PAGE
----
This blog by Scott Wise, JMP Technical Manager, seeks to use analytics to answer interesting questions that occur all around us. In this installment, we will use the latest visualization methods to look at the question “Where in the world is my coffee?”
Coffee has gone in this country from being a cheap every-day hot caffeinated beverage to becoming a trendy expensive drink. When my father worked as a boy at the local drug store soda counter, a bottomless cup of black coffee was around 25 cents. Now coffee houses extoll the virtues of different types of coffee varietals, country of origins, and roasting types. This effort to offer a more sophisticated taste has raised the price of a coffee, often two to three dollars for a large coffee. However, as we are made more aware of where our coffee comes from, we mostly only see coffee originating from a handful of large producing countries such as Brazil, Indonesia, Columbia, Jamaica and Kenya. Even Frank Sinatra sang in his famous 1946 “The Coffee Song” that “they’ve got an awful lot of coffee in Brazil!” But it turns out that coffee is easily and readily grow in any country close to the Equator (in between the Tropics of Cancer and Capricorn). So why don’t we get coffee from a wider range of countries around the world?
During a recent trip to my tropical fruit farm in the Philippines, I saw large amounts of native coffee being growing and even drying on the sides of the road around the foothills and mountains of my province. There are four main coffee varietals used for this favorite beverage, mainly Arabica, Liberica (Barako), Excelsa and Robusta. All four types can grow in the Philippines and my province is especially known for its style of Barako coffee and was even rumored to be a world leader in exports back in the Spanish colonial days. If you are lucky enough to taste this type of coffee, you would find a flavorful coffee that is somewhere between the usual Arabica and Robusta versions we typically drink in the USA. So, I asked where I could find this coffee in Texas from a local specialty coffee buyer who procures and roasts coffee from around the world. He indicated that I wouldn’t find this type of coffee exported here and that we tend to only see coffee from the same small batch of the countries due to three things: Price, Quality and Distribution. Basically, a country wanting to export coffee must be not only efficient at the processing and exporting of bulk coffee, but they must also be able to maintain consistent quality at a competitive price. In the case of the Philippines, he indicated that while he had experienced some good coffee from this region, there was too much variation in quality to go along with the higher cost and export issues.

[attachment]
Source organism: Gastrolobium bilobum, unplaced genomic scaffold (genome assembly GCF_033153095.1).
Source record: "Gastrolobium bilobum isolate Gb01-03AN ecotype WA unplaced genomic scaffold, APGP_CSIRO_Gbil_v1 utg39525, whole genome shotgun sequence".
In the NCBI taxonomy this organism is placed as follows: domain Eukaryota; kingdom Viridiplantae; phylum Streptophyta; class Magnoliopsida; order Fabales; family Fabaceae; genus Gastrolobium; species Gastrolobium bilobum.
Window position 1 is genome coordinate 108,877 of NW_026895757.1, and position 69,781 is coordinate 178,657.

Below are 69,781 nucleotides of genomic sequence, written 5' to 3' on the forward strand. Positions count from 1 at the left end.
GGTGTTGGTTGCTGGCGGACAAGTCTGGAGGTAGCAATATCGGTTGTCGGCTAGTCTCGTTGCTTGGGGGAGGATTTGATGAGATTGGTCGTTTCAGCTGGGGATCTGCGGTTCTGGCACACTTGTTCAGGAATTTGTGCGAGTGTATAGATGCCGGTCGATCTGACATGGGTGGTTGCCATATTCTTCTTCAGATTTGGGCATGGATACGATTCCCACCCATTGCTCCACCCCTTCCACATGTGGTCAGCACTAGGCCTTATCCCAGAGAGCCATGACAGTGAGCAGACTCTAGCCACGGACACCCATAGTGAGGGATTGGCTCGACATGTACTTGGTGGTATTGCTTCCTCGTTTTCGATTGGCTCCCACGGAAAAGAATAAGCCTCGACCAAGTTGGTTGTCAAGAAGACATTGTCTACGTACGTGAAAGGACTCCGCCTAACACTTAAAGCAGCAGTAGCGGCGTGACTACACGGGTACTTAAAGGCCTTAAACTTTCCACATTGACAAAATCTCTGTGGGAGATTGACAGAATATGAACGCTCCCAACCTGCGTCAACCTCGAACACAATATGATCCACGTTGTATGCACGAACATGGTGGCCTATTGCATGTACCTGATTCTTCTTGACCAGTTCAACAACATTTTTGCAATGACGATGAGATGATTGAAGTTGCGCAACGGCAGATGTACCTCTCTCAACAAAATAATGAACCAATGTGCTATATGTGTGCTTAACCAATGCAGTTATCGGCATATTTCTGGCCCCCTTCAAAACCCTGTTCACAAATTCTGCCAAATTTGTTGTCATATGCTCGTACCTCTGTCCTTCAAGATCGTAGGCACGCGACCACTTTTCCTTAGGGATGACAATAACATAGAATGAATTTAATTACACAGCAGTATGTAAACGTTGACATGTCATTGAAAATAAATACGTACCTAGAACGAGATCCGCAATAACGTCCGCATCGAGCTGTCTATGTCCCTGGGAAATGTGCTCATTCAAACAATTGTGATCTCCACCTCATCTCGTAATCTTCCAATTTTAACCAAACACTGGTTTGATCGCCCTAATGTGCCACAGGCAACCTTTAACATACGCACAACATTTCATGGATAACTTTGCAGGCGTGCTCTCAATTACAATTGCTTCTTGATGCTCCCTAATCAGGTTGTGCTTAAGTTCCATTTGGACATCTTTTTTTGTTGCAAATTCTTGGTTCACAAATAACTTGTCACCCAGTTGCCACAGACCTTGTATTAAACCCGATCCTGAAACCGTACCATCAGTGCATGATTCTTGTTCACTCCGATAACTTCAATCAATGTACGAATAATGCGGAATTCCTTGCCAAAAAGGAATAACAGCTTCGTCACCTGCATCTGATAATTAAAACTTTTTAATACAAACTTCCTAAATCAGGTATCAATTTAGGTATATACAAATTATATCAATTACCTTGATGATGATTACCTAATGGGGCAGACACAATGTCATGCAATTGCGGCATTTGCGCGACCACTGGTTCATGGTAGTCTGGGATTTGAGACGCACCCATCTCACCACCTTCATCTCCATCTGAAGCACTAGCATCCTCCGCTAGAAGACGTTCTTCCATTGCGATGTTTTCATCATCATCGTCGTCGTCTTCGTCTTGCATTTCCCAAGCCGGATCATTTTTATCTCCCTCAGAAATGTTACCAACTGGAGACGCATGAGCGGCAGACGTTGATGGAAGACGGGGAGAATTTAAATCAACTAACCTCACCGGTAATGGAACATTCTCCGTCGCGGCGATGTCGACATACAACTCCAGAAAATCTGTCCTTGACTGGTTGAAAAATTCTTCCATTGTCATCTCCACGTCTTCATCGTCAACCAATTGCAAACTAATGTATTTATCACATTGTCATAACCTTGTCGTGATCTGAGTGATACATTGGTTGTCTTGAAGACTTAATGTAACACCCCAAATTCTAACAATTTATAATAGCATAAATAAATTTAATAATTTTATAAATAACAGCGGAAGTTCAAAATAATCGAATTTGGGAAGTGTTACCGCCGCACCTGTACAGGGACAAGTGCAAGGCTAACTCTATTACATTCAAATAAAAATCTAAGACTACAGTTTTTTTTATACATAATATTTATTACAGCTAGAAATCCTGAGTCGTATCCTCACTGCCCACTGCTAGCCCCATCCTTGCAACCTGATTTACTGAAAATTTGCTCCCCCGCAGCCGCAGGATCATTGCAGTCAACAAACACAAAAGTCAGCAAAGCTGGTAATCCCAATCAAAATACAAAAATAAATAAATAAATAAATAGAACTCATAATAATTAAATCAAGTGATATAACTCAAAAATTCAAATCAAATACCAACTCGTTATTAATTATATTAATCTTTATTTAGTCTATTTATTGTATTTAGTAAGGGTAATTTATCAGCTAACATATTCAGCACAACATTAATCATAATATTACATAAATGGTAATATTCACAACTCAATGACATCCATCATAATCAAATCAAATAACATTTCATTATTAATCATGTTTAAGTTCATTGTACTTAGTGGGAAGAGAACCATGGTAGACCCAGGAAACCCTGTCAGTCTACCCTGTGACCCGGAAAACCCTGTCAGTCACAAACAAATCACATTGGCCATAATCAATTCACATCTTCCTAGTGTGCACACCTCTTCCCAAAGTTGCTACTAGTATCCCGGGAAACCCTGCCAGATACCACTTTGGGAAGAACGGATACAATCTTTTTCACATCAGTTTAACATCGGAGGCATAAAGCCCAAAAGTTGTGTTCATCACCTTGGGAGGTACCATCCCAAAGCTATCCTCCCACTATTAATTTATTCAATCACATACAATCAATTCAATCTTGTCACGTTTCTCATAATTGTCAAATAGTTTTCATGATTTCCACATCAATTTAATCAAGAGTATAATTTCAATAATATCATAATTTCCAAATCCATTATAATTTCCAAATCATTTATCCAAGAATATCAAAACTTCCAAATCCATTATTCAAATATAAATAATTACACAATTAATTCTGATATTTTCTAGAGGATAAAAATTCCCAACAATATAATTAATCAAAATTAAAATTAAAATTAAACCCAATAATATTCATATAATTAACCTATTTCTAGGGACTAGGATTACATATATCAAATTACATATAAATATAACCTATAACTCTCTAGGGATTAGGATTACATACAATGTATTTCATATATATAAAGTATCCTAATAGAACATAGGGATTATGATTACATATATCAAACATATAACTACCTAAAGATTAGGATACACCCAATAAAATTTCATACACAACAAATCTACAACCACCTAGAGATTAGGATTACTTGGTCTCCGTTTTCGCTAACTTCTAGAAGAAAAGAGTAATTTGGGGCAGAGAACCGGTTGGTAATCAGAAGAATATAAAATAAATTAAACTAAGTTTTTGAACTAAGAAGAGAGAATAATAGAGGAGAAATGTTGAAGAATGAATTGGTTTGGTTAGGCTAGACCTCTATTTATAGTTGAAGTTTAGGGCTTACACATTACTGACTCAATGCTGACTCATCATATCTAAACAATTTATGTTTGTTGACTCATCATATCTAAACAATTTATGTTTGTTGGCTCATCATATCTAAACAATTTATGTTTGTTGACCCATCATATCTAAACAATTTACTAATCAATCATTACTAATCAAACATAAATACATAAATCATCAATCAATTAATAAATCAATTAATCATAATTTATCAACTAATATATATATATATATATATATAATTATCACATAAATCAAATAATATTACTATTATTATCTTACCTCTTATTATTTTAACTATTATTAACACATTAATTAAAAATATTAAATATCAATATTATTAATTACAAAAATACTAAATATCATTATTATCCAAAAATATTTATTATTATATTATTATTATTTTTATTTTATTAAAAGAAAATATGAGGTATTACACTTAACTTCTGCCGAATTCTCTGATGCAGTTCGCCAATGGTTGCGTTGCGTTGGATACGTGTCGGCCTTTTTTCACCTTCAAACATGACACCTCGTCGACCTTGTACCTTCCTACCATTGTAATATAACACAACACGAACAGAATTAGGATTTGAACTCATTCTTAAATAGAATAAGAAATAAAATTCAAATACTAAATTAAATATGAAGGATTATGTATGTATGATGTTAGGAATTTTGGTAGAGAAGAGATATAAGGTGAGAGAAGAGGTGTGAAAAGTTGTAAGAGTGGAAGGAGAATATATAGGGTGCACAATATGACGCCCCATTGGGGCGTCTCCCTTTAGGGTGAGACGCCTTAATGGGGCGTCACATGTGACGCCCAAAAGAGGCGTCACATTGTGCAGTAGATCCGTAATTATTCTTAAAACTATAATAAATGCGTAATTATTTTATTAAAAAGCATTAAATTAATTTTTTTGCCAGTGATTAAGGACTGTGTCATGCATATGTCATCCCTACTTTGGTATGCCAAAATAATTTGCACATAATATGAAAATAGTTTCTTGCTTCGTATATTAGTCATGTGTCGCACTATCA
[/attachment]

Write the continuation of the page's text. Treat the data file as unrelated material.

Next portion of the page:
To check this out visually, we found historical coffee production data from 1990 in the historic data archives supplied by the International Coffee Organization (http://www.ico.org/new_historical.asp). To best visualize this data, we utilized a special type graph called a packed bar chart. This graph lets us combine elements of an ordered bar chart and a tree map to better show perspective among all the categories in the chart. For more info on Packed Bar charts, check out Xan Gregg’s blog “Introducing Packed Bars, a New Chart Form: (https://community.jmp.com/t5/JMP-Blog/Introducing-packed-bars-a-new-chart-form/ba-p/39972)
In the first chart below you can see that in the 1990/1991 growing season that of the top six largest blue bars, Brazil was indeed the largest producer, followed by Columbia, and then Indonesia. The last gray bar is the “packed” stack bar part and lets us see how even the smallest countries stand up to the bigger contributing categories. The shaded bar in the “packed” stack is where the Philippines fell among all the exporting coffee countries at only 1.05% of total export production.
If we reproduce this chart for the 2016/2017 growing season, we can now see that while Brazil remains the largest blue bar, Vietnam has now grown in production and replaced Columbia as the number two producer. In the gray “packed” stacked bar, the Philippines has decreased to only 0.13% percent of the world production.
Some further research showed that there was a time in the late 1800s when the Philippines out produced even Brazil and was the largest coffee exporter in the world. But changes in world politics, export prices, and even the effects of crop diseases dramatically reduced coffee farming in the country by the 1900’s. As you can see in the trend chart below, the Philippines (like the USA and Europe) has now become a net coffee importer to satisfy an ever-increasing demand as seen in the domestic consumption trend. Unfortunately for us, what little production is even produced today stays in this country and is readily consumed by the local market.
However recently there have been efforts to help revitalize the industry by bringing back and exporting unique coffee from the Philippines and other lesser known coffee producing countries. These special boutique coffee offerings are finding a growing demand across the world as coffee tastes mature and can support a higher price point to grow and export this small batch, high quality product. So, hopefully soon you can enjoy a nice warm cup of Filipino Barako coffee at your local coffee spot! And then in the words of Bob Marley we can all sing… “One cup of coffee, then I'll go.”